July 15, 2024
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Al Vos: The heart of Hinman

Collegiate professor and English scholar says goodbye to Binghamton University after a half century of service

Al Vos stands in front of Hinman College, where he served as collegiate professor. Al Vos stands in front of Hinman College, where he served as collegiate professor.
Al Vos stands in front of Hinman College, where he served as collegiate professor. Image Credit: Jonathan Cohen.

​Al Vos had never heard of Binghamton when he applied for a teaching position at the SUNY school in early 1970.

“In my imagination, Binghamton was indistinguishable from New York City,” he says. “They were both in unknown, distant New York.”

Vos, who was born and raised in rural Iowa, retired in August from Binghamton University, having mentored thousands of students for half a century as both an English professor and Hinman College (residential community) collegiate professor.

“With a grin, I sometimes say to my students: ‘If you want to know how weird I am, consider this — I’m married to my first wife (53 years), I’m living in my first house (purchased in 1974), I’m working in my first job and I’m old enough to retire. Do you know anyone else who can say this?’ Of course they don’t,” Vos says. “I go on to explain that I’m a person who puts down roots, and draws strength from those deep roots.”

Those roots in Binghamton University and the community earned Vos two Chancellor’s Awards and the Liberty Bell Award from the Broome County Bar Association. He also created Hinman’s Public Service Learning Community, chaired the University’s Faculty Senate and served in the SUNY Faculty Senate.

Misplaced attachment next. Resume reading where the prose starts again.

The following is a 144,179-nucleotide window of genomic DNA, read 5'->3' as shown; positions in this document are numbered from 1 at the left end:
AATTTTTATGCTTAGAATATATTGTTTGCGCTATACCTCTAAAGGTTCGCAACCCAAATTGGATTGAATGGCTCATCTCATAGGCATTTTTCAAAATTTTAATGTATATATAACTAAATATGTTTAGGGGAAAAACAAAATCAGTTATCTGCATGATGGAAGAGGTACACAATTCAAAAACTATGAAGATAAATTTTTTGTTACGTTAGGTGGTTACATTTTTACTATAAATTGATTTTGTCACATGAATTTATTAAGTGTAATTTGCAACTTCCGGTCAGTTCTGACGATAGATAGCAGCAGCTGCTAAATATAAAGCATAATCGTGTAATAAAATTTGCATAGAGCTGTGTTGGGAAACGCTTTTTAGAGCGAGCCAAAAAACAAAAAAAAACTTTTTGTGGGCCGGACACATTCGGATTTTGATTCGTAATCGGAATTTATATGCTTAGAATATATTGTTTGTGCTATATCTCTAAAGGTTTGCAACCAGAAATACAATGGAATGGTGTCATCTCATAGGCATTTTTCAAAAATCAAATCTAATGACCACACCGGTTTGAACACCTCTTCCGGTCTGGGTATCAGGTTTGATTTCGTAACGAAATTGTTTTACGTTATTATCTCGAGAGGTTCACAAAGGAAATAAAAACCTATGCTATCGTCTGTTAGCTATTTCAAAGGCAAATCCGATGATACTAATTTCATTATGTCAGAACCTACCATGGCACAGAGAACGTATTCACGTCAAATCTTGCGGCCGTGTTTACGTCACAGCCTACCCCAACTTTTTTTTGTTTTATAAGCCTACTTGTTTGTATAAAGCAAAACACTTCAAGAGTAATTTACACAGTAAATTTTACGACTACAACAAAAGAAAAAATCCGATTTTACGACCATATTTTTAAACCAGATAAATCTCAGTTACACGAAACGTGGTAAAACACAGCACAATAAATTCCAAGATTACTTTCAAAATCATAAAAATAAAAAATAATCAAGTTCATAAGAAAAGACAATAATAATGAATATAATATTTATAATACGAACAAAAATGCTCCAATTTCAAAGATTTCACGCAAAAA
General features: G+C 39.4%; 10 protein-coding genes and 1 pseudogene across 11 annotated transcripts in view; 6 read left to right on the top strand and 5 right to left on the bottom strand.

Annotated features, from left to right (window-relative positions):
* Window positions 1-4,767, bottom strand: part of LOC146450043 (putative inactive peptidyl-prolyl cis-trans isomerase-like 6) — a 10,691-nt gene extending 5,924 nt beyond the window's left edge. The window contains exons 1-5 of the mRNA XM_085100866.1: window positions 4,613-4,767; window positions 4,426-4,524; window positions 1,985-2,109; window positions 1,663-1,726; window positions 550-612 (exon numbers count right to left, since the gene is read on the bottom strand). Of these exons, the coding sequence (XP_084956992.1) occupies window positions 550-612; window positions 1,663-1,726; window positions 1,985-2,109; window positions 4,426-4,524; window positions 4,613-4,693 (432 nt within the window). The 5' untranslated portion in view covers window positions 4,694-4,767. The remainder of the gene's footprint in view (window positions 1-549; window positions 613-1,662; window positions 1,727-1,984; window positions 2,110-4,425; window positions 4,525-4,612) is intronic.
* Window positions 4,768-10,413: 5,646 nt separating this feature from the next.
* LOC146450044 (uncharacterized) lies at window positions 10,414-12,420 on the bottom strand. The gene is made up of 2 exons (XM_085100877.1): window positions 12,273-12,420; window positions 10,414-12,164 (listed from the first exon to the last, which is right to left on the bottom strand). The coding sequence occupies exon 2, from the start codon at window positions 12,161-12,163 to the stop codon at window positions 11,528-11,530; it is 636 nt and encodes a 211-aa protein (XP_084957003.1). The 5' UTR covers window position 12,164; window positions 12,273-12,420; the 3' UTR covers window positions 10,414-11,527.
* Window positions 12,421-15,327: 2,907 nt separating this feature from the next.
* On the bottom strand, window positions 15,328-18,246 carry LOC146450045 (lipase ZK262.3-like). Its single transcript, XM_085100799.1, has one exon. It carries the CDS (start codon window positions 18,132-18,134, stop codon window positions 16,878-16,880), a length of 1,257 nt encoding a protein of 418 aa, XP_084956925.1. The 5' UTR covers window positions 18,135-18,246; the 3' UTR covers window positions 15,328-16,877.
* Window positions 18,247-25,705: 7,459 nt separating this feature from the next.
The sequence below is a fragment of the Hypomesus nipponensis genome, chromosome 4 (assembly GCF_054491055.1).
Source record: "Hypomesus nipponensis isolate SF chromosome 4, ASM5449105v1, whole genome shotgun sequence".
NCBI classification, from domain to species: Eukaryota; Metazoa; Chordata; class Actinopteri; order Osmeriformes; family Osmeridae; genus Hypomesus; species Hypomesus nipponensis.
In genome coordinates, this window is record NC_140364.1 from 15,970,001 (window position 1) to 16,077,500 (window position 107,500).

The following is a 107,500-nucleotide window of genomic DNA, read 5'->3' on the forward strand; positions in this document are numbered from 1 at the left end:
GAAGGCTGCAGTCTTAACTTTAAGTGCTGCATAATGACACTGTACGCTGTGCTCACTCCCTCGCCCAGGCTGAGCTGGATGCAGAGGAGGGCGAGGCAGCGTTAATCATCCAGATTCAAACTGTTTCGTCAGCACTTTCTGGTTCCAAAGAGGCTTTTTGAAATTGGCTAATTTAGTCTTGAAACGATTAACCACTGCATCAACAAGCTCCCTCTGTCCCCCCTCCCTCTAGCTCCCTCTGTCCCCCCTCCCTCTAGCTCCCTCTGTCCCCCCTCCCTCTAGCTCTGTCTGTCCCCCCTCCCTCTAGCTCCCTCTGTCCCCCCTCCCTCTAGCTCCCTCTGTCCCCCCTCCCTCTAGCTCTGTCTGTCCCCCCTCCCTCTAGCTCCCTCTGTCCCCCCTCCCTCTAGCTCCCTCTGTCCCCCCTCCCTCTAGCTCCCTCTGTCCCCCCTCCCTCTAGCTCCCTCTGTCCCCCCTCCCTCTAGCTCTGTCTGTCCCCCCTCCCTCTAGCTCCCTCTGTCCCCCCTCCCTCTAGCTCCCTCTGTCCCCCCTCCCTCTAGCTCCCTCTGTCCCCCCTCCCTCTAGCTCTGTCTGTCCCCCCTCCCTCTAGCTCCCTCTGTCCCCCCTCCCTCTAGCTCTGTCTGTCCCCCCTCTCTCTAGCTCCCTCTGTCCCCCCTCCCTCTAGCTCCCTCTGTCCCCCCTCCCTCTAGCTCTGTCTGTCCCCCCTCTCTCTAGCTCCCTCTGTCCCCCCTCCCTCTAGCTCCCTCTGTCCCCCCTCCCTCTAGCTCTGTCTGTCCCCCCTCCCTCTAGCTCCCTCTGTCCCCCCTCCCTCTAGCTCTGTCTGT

“Binghamton was as unknown and as foreign to me as Iowa is now to my students from New York City and Long Island!” says Vos, who received his undergraduate and graduate degrees from Calvin College in Michigan and the University of Chicago, respectively. “Yet Binghamton has become home, and I have invested my time and energy in it.”


I asked my University of Chicago professors what they knew about (what was then SUNY Binghamton). I always consider their answer prophetic: It’s an up-and-coming school.

In my early years at this University, the humanities were its strength. The division’s medievalists were its most renowned members — perhaps the most renowned of any professors on campus. They shaped not only the English Department’s curriculum, but that of Harpur College as a whole. My first course was LIT and COMP 101, which included the classics from Homer to Dante. The first choice I had to make: Would I teach The Odyssey or The Iliad?

Classes were small. I came in 1970 without any teaching experience — the University of Chicago considered us grad students to be scholars in training, and we’d learn on our own how to teach — and together my students and I, each of us energized by the cultural ferment of the 1960s, figured out what to make of these old classics.

When I arrived, Harpur College still had the vibe of Glenn Bartle’s “Public Swarthmore.”

It was equally true that the University was growing rapidly, and the English Department had begun to offer a PhD only five years before I arrived. I was lucky to come near the end of a hiring spurt occasioned by our relatively new status as a University Center. Still, when I arrived, there was no engineering school; the business school was small. The English major was the biggest major in the school, and remained so for many years.